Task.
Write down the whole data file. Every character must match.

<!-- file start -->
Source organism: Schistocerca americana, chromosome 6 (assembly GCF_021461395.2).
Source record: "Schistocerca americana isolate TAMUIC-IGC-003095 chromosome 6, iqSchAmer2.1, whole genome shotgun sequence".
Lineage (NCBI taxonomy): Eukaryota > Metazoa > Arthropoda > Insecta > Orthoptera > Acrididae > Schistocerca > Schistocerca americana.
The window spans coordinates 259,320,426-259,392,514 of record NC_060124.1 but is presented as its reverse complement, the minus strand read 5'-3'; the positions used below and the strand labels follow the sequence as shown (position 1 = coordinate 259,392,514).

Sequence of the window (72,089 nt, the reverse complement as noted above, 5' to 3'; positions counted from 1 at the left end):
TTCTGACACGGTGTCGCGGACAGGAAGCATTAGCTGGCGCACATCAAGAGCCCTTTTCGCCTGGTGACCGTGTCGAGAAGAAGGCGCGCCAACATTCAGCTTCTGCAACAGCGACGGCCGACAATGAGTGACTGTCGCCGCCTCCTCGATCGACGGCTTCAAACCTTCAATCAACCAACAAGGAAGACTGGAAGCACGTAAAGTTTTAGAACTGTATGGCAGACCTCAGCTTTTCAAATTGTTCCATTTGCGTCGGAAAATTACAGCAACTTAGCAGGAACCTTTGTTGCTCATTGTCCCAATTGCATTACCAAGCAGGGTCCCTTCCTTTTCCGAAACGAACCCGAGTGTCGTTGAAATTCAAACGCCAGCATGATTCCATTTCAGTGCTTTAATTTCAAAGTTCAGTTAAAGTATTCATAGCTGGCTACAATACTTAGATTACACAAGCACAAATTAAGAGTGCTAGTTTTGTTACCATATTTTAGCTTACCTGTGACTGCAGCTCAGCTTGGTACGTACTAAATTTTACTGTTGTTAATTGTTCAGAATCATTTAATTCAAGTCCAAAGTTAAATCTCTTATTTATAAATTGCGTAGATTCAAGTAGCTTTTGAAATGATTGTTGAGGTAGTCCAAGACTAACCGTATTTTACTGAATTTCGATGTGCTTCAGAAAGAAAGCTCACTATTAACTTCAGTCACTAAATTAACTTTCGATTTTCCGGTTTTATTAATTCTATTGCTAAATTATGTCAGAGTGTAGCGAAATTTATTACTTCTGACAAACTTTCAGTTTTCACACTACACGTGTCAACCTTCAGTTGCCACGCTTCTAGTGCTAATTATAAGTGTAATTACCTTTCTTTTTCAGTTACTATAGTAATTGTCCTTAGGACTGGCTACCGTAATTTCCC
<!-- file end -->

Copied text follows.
Source organism: Schistocerca americana, chromosome 6 (assembly GCF_021461395.2).
Source record: "Schistocerca americana isolate TAMUIC-IGC-003095 chromosome 6, iqSchAmer2.1, whole genome shotgun sequence".
Lineage (NCBI taxonomy): Eukaryota > Metazoa > Arthropoda > Insecta > Orthoptera > Acrididae > Schistocerca > Schistocerca americana.
The window spans coordinates 259,320,426-259,392,514 of record NC_060124.1 but is presented as its reverse complement, the minus strand read 5'-3'; the positions used below and the strand labels follow the sequence as shown (position 1 = coordinate 259,392,514).

Sequence of the window (72,089 nt, the reverse complement as noted above, 5' to 3'; positions counted from 1 at the left end):
TTCTGACACGGTGTCGCGGACAGGAAGCATTAGCTGGCGCACATCAAGAGCCCTTTTCGCCTGGTGACCGTGTCGAGAAGAAGGCGCGCCAACATTCAGCTTCTGCAACAGCGACGGCCGACAATGAGTGACTGTCGCCGCCTCCTCGATCGACGGCTTCAAACCTTCAATCAACCAACAAGGAAGACTGGAAGCACGTAAAGTTTTAGAACTGTATGGCAGACCTCAGCTTTTCAAATTGTTCCATTTGCGTCGGAAAATTACAGCAACTTAGCAGGAACCTTTGTTGCTCATTGTCCCAATTGCATTACCAAGCAGGGTCCCTTCCTTTTCCGAAACGAACCCGAGTGTCGTTGAAATTCAAACGCCAGCATGATTCCATTTCAGTGCTTTAATTTCAAAGTTCAGTTAAAGTATTCATAGCTGGCTACAATACTTAGATTACACAAGCACAAATTAAGAGTGCTAGTTTTGTTACCATATTTTAGCTTACCTGTGACTGCAGCTCAGCTTGGTACGTACTAAATTTTACTGTTGTTAATTGTTCAGAATCATTTAATTCAAGTCCAAAGTTAAATCTCTTATTTATAAATTGCGTAGATTCAAGTAGCTTTTGAAATGATTGTTGAGGTAGTCCAAGACTAACCGTATTTTACTGAATTTCGATGTGCTTCAGAAAGAAAGCTCACTATTAACTTCAGTCACTAAATTAACTTTCGATTTTCCGGTTTTATTAATTCTATTGCTAAATTATGTCAGAGTGTAGCGAAATTTATTACTTCTGACAAACTTTCAGTTTTCACACTACACGTGTCAACCTTCAGTTGCCACGCTTCTAGTGCTAATTATAAGTGTAATTACCTTTCTTTTTCAGTTACTATAGTAATTGTCCTTAGGACTGGCTACCGTAATTTCCC